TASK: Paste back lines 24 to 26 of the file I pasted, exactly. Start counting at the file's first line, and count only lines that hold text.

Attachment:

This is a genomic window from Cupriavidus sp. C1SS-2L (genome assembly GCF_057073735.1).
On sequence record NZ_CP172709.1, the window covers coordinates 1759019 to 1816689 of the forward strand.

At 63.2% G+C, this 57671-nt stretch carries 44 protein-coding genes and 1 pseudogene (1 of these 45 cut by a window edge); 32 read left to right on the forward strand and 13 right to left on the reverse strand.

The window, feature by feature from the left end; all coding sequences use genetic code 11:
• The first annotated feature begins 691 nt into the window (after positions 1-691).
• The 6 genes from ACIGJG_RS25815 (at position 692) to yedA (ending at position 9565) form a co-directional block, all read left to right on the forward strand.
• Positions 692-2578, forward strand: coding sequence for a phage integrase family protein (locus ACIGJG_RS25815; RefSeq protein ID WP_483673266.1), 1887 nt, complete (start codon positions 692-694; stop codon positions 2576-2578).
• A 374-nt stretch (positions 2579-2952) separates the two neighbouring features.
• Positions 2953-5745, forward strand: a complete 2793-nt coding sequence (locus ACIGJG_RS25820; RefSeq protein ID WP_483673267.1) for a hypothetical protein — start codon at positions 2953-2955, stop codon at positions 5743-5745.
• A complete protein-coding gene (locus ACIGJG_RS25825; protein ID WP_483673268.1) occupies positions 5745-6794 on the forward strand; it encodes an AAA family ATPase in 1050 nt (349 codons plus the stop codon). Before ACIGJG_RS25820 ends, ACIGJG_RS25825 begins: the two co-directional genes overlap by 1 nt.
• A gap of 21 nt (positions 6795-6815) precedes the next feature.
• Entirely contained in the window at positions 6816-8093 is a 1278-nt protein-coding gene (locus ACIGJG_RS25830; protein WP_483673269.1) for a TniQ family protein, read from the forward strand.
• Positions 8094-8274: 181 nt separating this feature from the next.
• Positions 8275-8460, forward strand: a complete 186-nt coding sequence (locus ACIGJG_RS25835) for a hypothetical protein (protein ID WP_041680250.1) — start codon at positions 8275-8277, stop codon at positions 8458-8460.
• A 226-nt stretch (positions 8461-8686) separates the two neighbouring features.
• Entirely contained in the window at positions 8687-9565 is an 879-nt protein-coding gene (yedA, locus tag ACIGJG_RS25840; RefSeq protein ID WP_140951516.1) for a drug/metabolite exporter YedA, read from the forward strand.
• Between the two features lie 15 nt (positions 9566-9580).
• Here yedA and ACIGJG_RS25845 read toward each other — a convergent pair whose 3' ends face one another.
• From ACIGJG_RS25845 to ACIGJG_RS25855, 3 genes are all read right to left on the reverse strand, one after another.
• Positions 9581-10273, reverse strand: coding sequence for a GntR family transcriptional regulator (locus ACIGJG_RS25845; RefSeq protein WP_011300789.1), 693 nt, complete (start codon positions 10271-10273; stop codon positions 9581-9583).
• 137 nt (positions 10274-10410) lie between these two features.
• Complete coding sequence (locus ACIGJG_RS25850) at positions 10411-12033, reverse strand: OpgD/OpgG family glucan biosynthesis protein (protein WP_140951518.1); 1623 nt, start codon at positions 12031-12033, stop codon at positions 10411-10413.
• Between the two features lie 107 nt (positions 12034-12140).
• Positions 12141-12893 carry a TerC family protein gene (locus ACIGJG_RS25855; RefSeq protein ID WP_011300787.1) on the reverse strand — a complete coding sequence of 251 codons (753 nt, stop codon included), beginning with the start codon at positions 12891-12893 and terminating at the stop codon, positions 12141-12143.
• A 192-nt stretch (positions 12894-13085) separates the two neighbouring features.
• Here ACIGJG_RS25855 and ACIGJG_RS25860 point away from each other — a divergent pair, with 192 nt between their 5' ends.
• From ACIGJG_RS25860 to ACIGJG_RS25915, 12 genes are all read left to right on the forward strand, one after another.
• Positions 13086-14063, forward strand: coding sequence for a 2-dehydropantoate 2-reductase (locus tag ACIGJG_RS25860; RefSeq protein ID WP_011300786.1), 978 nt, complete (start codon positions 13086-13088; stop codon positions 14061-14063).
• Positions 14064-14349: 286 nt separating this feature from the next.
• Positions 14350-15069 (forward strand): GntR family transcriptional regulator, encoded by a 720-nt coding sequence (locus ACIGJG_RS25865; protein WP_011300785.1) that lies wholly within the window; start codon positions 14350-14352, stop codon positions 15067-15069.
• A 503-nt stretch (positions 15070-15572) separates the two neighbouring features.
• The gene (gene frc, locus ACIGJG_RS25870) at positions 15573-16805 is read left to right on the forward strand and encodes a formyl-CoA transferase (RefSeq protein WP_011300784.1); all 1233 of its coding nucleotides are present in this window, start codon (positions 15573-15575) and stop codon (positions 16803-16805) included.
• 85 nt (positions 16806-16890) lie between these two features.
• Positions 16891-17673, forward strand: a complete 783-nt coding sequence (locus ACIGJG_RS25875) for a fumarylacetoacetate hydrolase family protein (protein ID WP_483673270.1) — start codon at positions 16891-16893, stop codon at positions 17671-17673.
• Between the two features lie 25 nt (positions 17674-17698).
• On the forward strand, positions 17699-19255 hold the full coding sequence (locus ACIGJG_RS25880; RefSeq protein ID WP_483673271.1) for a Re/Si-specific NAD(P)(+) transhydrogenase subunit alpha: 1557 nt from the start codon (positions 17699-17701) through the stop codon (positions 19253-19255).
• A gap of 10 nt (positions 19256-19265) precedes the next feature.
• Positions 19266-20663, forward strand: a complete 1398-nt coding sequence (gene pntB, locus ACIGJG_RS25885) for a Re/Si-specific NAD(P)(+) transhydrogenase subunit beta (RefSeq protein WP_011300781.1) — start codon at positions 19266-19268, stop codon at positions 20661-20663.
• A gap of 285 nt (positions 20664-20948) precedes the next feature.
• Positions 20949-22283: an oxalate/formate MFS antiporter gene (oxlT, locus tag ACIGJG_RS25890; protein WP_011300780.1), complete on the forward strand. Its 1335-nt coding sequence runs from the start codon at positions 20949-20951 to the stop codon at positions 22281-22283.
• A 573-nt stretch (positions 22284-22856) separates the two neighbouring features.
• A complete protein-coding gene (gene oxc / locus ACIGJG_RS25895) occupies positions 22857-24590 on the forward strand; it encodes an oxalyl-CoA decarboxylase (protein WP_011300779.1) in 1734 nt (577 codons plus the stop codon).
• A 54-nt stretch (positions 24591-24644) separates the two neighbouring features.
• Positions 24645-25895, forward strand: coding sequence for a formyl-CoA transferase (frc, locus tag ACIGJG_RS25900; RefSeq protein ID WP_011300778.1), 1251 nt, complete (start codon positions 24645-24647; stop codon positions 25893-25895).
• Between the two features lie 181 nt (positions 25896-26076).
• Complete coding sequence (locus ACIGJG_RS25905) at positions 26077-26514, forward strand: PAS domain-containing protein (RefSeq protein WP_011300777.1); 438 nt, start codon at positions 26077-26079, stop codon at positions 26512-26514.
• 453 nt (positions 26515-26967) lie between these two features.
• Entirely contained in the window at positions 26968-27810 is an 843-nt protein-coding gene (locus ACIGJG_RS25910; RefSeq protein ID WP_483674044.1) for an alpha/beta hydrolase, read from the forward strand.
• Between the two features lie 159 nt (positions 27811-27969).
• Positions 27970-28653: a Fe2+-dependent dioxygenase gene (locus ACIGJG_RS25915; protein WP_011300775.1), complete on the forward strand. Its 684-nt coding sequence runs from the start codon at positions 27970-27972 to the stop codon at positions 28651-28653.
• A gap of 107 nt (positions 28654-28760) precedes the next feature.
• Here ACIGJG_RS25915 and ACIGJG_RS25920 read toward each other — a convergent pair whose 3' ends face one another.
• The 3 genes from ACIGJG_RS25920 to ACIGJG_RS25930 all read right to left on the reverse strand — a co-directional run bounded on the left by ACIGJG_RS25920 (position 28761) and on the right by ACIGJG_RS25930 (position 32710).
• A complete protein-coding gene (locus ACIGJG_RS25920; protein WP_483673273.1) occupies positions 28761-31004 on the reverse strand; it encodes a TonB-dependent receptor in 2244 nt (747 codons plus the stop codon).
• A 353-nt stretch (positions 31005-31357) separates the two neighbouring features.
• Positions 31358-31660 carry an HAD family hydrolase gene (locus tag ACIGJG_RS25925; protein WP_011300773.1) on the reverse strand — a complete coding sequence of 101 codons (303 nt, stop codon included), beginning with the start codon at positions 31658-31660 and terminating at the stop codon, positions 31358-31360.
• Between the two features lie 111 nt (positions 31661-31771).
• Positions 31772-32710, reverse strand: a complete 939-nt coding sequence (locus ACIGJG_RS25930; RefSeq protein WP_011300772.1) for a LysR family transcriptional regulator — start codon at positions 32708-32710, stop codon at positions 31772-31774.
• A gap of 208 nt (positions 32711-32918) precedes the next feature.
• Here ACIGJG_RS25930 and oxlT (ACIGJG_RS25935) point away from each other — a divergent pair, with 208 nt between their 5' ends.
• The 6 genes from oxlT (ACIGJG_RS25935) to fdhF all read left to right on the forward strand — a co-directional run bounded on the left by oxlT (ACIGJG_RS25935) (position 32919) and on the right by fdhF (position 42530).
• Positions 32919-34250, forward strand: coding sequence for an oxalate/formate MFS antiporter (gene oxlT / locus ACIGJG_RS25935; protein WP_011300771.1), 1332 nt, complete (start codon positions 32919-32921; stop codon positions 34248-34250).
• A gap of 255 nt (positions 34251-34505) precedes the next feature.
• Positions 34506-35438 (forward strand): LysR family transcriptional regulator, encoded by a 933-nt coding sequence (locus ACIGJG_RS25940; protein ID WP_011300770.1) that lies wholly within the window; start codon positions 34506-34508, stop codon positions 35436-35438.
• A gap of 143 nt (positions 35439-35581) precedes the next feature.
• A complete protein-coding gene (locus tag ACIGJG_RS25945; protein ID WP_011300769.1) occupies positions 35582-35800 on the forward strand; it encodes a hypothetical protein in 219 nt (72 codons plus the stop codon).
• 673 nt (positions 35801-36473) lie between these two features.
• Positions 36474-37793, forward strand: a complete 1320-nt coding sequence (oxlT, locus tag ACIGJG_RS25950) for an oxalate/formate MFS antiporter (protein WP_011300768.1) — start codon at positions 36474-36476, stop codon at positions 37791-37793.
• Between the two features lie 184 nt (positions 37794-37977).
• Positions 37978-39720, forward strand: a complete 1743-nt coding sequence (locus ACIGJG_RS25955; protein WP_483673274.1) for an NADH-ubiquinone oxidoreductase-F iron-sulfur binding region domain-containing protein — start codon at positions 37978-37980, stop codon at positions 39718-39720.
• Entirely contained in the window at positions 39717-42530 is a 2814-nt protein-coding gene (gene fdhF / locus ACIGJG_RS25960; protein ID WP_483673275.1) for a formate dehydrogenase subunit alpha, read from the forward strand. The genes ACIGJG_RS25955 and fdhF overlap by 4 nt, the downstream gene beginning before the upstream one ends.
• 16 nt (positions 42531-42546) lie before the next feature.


• Positions 12141-12893 carry a TerC family protein gene (locus ACIGJG_RS25855; RefSeq protein ID WP_011300787.1) on the reverse strand — a complete coding sequence of 251 codons (753 nt, stop codon included), beginning with the start codon at positions 12891-12893 and terminating at the stop codon, positions 12141-12143.
• A 192-nt stretch (positions 12894-13085) separates the two neighbouring features.
• Here ACIGJG_RS25855 and ACIGJG_RS25860 point away from each other — a divergent pair, with 192 nt between their 5' ends.